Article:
The bill also would create an energy emergency alert system to notify residents when the state’s power supply may be unable to meet demand or in the event of future power outages.

The original bill filed in the Senate prohibited wholesale indexed retail electric plans, which allows residential customers to purchase power at the prices wholesalers pay. Texas customers who purchased power through Griddy Energy saw their electric bills soar as high as five figures for just a few days worth of power during the winter storm.

But changes made to the bill in the House State Affairs Committee removed the ban on these plans and instead “establishes certain consumer protections and conditions” that providers must comply with to offer these types of electric plans.

Solar, wind

The House version of the bill removes language from the original legislation that targeted renewable energy sources such as wind and solar, by requiring these producers to pick up the tab for ancillary services and replacement power, which are charges for reserve power supply.

Currently, those costs are covered by consumers.

“Natural gas failures were primarily responsible for the deadly February blackouts, but some have unfairly blamed renewables and are working to saddle wind and solar with new costs while doing nothing to improve reliability,” said Luke Metzger, executive director of Environment Texas, in a statement. “Section 13 of SB 3 would have hamstrung the wind and solar industry and we appreciate Chairman Paddie and the committee for significantly improving the legislation.”

ERCOT, PUC reform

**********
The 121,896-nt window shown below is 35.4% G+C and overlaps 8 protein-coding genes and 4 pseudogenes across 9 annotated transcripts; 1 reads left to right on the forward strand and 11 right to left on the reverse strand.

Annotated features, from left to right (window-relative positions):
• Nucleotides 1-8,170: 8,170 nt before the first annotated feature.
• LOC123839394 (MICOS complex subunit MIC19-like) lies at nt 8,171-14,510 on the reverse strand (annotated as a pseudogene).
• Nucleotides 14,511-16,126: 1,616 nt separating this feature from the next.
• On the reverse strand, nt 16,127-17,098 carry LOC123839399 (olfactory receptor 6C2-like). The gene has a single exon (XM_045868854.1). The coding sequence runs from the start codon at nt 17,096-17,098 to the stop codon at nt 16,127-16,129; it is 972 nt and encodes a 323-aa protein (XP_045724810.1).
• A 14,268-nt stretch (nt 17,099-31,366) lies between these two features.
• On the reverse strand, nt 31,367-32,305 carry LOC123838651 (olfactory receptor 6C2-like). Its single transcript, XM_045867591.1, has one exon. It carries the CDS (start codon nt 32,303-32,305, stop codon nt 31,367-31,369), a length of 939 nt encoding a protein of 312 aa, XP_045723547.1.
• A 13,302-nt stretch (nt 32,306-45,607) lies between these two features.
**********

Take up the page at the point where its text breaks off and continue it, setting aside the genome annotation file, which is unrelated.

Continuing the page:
Also Monday, lawmakers approved SB 2, which seeks to reform ERCOT.

The bill would require all 16 board members to reside in Texas and mandate that five of its members be appointed by the governor.

Previously, board members have been selected in different ways, including by a nominating committee at ERCOT or by companies that participate in the electricity market. The residency requirement arose after the February outages, when lawmakers questioned why five members of the board lived outside of the state, including the chair.

All five out-of-state members resigned from the board by the end of February and two other board members later tendered their resignations. ERCOT CEO Bill Magness was fired from his post in March.

More:ERCOT facing fresh skepticism as strains on Texas power grid continue

Under SB 2, the governor would be responsible for appointing the “unaffiliated members” of the board, who serve as outside expert voices in decision making.

House members approved an amendment to the bill that would prohibit any member of the ERCOT board from working as a lobbyist within two years of leaving the board.

“It's very simple, it says if you serve on the board of ERCOT you cannot go into the lobby when you come off the board,” said Rep. Trey Martinez-Fischer, D-San Antonio, who authored the amendment. “You have to wait two years, no revolving door at ERCOT.”

The  bill next heads back to the Senate where members must decide whether to accept changes made in the House or take the bill to a conference committee.

The House on Sunday unanimously passed SB 2154, which also would prohibit PUC board members from lobbying for two years after leaving the board. The bill also increases the number of commissioners from three to five and introduces certain requirements for service.


Source: https://www.statesman.com/s...

MAY 24 2021